House prices in the latest three months (February-April) were 2.2% higher than in the preceding three months (November 2014-January 2015) according to the latest Halifax House Price Index April 2015.
The quarterly rate of change decreased for the first time this year following three consecutive rises and compares with 2.6% last month.
Prices in the three months to April were 8.5% higher than in the same three months a year earlier. This was slightly higher than March’s 8.1% but kept the annual rate within the narrow range of 8-9% where it has been throughout the past seven months with the exception of December (7.8%). The annual rate remains below the recent peak of 10.2% in July 2014.
House prices increased by 1.6% between March and April.
Home sales in the UK remained at 101,000 in March. Sales were also static between the final three months of 2014 and the first quarter of 2015, but were 6% lower than in the first three months of 2014. (Source: HMRC, seasonally-adjusted figures)
The volume of mortgage approvals for house purchases – a leading indicator of completed house sales – fell slightly in March following three consecutive rises. Nonetheless, approvals during the first quarter of 2015 were 2.8% higher than in the final quarter of 2014. (Source: Bank of England, seasonally-adjusted figures)
New instructions fell in March continuing the recent downward trend with declines in seven of the past eight months. This fall in instructions has contributed to the supply of homes on the market remaining low. (Source: Royal Institution of Chartered Surveyors’ (RICS) monthly report)
Consumer confidence in the outlook for the housing market has rebounded to its highest level since July last year, according to the latest quarterly Halifax Housing Market Confidence Tracker as measured by Ipsos MORI. In addition, the latest Tracker found that a net +331 of consumers think the next 12 months will be a good time to sell, compared to +24 at end of December 2014. This is the highest score on this measure since the survey’s inception in April 2011. At the same time, the proportion who believes it is now a good time to buy fell from +26 at end of December 2014 to +21 as at end of March 2015.
The fifth annual Halifax Generation Rent Report finds relatively little improvement in how potential first-time buyers view their chances of getting on the housing ladder. The proportion of people saving for a deposit has dropped six percentage points over the past year. 43% are currently saving to buy a property compared to 57% who are not. This strengthens the view that more people may be giving up on owning their own home.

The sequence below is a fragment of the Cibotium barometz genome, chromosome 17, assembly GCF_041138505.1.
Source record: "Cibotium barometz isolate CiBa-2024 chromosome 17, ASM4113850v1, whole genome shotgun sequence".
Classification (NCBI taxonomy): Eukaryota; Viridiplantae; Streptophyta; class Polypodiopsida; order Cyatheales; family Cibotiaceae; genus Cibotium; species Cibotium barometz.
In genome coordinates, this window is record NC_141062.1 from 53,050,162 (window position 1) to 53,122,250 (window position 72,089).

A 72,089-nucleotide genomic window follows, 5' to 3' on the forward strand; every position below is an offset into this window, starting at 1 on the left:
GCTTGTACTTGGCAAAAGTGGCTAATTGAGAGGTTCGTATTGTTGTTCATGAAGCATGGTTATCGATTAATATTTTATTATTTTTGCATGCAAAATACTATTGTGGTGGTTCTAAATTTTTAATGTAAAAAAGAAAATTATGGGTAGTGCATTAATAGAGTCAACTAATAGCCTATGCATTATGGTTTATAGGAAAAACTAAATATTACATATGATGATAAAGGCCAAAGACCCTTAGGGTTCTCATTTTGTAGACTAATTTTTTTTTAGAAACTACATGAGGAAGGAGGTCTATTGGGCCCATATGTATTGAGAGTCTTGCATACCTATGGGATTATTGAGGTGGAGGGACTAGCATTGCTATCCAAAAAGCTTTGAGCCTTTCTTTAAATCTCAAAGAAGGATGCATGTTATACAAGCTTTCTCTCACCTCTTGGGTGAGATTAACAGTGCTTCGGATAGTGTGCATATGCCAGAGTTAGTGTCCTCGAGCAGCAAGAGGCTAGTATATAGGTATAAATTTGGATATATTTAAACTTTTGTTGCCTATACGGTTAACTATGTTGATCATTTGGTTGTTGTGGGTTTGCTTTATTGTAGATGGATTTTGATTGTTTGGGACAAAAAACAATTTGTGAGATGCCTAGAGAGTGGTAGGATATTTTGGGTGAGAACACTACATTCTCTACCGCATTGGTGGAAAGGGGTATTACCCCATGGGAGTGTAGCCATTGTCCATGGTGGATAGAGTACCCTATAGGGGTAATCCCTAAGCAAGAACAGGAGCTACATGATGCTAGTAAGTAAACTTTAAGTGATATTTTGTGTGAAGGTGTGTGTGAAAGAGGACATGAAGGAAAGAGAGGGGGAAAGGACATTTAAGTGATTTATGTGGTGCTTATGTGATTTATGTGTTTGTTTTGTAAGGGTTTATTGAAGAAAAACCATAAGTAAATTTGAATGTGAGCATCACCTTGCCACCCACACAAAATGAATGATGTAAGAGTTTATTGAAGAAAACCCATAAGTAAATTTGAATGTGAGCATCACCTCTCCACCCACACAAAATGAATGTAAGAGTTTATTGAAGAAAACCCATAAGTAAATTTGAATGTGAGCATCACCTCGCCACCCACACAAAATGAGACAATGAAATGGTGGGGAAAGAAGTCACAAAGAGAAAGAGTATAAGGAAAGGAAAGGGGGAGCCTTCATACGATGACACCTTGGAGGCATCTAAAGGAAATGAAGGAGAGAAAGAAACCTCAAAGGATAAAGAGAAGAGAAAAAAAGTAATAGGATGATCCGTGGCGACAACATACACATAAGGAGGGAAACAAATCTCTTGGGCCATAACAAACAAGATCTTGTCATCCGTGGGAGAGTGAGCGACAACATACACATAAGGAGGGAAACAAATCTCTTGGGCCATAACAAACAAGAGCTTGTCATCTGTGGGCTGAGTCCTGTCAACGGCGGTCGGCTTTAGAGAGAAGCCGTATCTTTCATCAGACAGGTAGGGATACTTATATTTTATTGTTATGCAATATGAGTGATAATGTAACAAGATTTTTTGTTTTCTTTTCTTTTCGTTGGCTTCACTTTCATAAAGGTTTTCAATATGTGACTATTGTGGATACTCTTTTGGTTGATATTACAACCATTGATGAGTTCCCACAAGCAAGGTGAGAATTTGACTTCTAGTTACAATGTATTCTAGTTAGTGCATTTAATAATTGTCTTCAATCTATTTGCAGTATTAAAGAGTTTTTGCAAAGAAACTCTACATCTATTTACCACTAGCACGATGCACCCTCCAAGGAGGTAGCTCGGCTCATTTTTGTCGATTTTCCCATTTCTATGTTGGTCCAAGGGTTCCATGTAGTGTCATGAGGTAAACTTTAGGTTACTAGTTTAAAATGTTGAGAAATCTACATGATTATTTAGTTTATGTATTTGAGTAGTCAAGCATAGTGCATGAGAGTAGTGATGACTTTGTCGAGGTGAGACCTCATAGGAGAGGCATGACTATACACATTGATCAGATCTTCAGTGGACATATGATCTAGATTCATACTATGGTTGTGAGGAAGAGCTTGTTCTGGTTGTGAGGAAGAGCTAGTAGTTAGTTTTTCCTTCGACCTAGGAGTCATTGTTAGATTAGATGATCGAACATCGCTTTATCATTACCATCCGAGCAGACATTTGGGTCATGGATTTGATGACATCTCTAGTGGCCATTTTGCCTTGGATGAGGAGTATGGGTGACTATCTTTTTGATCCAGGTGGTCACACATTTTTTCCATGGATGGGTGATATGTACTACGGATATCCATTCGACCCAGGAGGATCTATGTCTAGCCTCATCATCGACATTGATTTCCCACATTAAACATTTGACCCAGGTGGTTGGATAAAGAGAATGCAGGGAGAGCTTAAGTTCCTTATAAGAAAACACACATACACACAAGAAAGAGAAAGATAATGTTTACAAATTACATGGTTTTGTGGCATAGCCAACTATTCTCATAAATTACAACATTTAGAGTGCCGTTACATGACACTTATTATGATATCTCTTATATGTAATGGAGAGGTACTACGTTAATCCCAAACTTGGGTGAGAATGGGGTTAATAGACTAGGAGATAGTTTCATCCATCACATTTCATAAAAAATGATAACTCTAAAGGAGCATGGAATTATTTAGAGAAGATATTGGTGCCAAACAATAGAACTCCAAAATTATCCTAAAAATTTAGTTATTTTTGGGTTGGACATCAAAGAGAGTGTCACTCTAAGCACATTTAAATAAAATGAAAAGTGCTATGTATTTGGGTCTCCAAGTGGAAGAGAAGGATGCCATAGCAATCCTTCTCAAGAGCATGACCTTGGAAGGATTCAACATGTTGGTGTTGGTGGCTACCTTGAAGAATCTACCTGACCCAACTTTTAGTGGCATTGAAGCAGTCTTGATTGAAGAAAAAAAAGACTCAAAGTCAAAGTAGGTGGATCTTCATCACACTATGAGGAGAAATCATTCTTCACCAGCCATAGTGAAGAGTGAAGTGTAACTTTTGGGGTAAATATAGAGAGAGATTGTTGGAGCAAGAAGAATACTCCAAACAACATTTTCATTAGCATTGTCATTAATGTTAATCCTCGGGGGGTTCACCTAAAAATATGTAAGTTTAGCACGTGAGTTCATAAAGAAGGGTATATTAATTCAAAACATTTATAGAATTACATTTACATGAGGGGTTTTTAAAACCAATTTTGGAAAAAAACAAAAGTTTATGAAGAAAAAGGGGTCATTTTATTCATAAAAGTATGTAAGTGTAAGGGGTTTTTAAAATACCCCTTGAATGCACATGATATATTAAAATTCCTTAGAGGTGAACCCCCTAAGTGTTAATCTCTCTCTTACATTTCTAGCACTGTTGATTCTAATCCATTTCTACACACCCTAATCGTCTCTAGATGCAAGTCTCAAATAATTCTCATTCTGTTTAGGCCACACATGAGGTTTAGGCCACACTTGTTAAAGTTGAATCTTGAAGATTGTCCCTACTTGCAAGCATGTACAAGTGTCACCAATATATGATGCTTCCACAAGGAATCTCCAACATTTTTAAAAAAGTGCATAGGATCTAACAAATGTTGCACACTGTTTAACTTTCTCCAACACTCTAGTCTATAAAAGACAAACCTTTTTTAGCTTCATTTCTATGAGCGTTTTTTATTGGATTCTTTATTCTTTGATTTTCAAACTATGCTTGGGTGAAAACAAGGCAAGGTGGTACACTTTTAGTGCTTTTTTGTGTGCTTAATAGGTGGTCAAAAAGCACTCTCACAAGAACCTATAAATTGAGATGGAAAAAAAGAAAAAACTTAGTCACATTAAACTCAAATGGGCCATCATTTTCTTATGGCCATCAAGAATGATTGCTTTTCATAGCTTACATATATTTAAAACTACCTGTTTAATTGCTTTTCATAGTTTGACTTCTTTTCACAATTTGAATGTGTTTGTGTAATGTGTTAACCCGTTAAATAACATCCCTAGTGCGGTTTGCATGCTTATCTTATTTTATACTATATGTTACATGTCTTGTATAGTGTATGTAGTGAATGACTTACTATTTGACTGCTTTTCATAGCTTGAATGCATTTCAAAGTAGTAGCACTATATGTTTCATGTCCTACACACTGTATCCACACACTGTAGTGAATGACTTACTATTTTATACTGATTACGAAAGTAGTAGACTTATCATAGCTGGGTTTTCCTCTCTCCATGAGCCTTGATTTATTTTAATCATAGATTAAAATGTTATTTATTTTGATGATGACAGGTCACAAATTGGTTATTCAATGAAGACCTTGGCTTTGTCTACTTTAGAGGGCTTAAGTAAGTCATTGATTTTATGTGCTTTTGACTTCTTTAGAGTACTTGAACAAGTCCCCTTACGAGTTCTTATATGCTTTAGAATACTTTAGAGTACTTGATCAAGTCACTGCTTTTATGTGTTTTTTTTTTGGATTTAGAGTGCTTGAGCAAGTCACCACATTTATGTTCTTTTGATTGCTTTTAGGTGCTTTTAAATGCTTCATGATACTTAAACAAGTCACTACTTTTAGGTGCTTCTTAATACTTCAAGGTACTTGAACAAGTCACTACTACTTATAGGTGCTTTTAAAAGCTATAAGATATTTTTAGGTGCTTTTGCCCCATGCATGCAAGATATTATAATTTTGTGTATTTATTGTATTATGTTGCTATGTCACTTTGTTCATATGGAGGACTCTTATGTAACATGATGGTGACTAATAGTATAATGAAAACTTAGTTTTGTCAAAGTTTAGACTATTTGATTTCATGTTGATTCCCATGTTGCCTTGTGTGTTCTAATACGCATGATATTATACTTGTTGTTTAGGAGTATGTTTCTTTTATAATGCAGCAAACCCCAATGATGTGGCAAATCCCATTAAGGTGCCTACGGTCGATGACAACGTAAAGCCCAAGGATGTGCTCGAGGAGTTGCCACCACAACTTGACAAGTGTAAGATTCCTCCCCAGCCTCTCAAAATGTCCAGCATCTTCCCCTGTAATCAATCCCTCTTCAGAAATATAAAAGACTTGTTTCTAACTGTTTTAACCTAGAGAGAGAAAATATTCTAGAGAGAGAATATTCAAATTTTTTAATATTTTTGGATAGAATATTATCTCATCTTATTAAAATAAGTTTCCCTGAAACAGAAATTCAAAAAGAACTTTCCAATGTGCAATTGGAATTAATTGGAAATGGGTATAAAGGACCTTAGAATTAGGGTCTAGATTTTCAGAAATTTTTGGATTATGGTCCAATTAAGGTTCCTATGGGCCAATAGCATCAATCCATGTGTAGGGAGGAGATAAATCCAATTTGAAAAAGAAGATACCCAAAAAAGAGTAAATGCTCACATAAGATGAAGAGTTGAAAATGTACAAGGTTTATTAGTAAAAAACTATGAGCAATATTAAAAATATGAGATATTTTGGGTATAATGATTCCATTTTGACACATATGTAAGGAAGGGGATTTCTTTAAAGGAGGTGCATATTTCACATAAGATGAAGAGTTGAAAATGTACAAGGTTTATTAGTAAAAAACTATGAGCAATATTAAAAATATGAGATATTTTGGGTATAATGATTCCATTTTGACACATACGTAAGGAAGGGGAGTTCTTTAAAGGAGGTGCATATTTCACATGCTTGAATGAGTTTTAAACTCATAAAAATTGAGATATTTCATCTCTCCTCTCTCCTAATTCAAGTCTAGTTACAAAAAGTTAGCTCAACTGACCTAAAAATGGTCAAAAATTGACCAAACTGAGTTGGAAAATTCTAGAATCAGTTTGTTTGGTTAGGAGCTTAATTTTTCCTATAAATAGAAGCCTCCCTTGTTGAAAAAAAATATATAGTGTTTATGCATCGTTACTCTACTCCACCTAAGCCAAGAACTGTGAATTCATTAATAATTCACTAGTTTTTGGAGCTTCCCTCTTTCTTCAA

Commenting, Martin Ellis, housing economist, said:
“House prices in the three months to April were 2.2% higher than in the preceding three months. This measure of the underlying rate of house price growth fell for the first time in 2015 following three successive rises. In contrast, annual house price growth increased slightly, from 8.1% in March to 8.5%. Nonetheless, the annual rate remains in the narrow range of 8-9% where it has been since the start of 2015 and is below last July’s peak of 10.2%.
“Housing demand is being supported by a number of factors including economic improvement, rising employment and low mortgage rates. At the same time, supply remains very tight with a general shortage of properties available for sale. This combination has kept house price inflation steady in recent months with prices increasing by 2.2-2.6% on a quarterly basis and at an annual rate of 8-9%.
“House prices are continuing to increase more quickly than average earnings despite the return to real earnings growth over the past few months. The resulting rise in the level of house prices in relation to earnings should constrain house price growth and activity over the remainder of the year. The annual rate of house price growth is forecast to end the year at 3-5%.”
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